Your pup probably has perfectly good reasons for killing only your grass and making yellow snow only in your yard: home is familiar and other places are full of scary things. While holding it until he gets back home likely won't cause any problems, you'd probably rather he not be too nervous to lift his leg while away from home. A little training will have your pal peeing on command.
Picture a small yapping pup who sits behind his fence and tells off massive canines whose heads are bigger than his body—he's big and bad because it's his yard and he's safe and sound in it. Your pup feels secure in his own yard, and when he's in his comfort zone, he's more apt to squat or lift a leg and relieve himself. When you take him outside that comfort zone, scary things are about, such as other people and honking horns. If he's scared, he may not urinate, even if he really has to go. Well-socialized puppies usually get over this fairly quickly, once they understand not everything strange is evil. Older dogs, however, have deep-seated fears that can make it very difficult to persuade them to use the bathroom away from the house.
When your dog first learned that peeing outside was rewarding and a good thing, he probably did his business on the same surface every day. If when you take him on walks, you pass over different surfaces than he's used to peeing on, a thought may enter his mind: the strange surface is not something he's ever peed on before and therefore he shouldn't empty his bladder on it. He may also feel uncomfortable on the surface, which can make him hold it. In addition to familiar surfaces, familiar smells key your dog into where to pee. The American Society for the Prevention of Cruelty to Animals notes the smell of your pup's urine in your yard makes him want to continue using that same spot as his potty place.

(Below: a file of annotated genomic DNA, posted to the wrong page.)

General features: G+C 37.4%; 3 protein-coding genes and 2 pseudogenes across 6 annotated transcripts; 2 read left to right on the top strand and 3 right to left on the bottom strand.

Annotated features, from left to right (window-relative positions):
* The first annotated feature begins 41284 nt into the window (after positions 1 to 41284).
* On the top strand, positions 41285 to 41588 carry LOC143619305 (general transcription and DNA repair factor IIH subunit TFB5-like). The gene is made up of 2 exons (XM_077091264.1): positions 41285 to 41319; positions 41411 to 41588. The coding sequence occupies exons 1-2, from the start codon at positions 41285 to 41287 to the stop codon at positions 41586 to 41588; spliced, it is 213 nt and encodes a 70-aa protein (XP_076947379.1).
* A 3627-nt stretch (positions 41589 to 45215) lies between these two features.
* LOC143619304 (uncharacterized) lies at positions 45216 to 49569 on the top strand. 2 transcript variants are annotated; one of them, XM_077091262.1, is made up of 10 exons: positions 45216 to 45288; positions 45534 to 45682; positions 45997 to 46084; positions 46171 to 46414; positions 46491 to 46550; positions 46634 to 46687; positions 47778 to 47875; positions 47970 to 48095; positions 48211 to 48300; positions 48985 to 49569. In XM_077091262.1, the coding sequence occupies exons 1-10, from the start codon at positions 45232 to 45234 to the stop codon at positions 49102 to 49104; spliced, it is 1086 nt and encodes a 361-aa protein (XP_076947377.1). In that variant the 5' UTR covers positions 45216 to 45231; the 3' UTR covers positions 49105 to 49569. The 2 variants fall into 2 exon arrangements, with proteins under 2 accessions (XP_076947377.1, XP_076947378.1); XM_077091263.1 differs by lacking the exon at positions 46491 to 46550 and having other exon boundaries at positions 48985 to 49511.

Negative experiences in the past could be to blame for your pup's hesitancy to lift his leg while on walks now. Suppose as a youngster he began peeing on the sidewalk, but his owner—whether you or someone else at the time—yanked at his leash and yelled at him to stop. He would have viewed that yanking and yelling as punishment for what he was about to do. While some dogs may associate that type of punishment with peeing on concrete surfaces only, others may associate it with peeing while on walks, thus refusing to pee when away from the house.
To help your pooch understand that peeing away from his own yard is a good thing, teach him the "Go pee" command. Go out with him in your yard and keep a treat in your pocket. As he lets it flow, say, "Go pee" or something similar. Once he's done, reward him with lots of praise and a treat. Once your pal starts associating the command with the action of peeing—usually after a few days of consistent training—issue the command earlier, such as when he's about to lift his leg or squat. Eventually he'll look to go immediately once you issue the command, which means you can use it while on a walk and he'll hopefully pee when you say to. Vetstreet notes that walking with another dog or visiting places where other dogs typically urinate can encourage your little guy to pee. If you go that route, act excited and give him treats when he pees.
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